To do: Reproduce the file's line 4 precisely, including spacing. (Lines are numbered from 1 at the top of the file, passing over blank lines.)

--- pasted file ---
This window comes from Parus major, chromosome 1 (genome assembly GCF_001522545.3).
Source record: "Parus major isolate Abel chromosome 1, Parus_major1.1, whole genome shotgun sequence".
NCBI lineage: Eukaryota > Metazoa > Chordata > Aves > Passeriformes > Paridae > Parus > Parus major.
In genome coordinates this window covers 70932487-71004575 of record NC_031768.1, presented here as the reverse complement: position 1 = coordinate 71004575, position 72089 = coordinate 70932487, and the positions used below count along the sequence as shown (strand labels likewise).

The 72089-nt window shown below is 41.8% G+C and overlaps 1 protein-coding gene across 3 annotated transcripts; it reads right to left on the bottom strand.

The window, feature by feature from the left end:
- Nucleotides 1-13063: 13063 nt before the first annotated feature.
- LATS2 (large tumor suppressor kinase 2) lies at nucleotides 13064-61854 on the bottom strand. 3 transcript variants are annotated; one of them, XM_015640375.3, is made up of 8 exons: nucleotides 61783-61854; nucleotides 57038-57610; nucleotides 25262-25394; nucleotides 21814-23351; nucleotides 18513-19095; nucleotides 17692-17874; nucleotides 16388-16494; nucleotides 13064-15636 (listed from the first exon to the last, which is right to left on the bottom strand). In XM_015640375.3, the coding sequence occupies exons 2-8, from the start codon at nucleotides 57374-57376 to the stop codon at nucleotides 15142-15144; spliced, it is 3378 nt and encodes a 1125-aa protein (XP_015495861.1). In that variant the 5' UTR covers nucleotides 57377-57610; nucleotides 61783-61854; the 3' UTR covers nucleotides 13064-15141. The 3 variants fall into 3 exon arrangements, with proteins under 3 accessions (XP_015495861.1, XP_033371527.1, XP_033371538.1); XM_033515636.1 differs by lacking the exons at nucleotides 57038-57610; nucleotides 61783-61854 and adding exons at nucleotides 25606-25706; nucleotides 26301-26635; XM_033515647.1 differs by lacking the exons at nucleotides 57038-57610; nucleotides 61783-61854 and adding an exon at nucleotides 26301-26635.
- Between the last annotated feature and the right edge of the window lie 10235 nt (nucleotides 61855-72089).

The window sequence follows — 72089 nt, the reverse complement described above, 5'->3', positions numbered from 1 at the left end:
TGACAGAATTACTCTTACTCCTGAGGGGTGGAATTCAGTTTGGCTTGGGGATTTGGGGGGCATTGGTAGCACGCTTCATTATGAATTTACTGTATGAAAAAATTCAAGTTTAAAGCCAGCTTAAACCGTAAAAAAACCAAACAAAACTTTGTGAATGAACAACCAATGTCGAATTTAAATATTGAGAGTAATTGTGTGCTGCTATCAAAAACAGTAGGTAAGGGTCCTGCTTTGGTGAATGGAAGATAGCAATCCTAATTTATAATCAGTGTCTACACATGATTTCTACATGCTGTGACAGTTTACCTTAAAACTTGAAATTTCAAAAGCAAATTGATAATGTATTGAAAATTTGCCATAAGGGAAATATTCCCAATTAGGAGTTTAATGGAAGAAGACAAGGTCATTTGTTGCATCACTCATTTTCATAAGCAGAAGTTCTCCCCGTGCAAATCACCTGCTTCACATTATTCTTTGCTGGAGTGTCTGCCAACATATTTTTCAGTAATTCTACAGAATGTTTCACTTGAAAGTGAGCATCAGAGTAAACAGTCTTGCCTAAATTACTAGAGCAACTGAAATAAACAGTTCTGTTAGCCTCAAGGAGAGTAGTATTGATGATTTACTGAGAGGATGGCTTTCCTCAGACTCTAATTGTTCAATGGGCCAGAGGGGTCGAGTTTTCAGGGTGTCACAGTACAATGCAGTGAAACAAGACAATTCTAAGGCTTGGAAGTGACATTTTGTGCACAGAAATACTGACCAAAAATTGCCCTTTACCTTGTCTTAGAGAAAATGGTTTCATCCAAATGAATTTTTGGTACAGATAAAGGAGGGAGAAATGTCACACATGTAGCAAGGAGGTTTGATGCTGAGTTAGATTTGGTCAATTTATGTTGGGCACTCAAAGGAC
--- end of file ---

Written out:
In genome coordinates this window covers 70932487-71004575 of record NC_031768.1, presented here as the reverse complement: position 1 = coordinate 71004575, position 72089 = coordinate 70932487, and the positions used below count along the sequence as shown (strand labels likewise).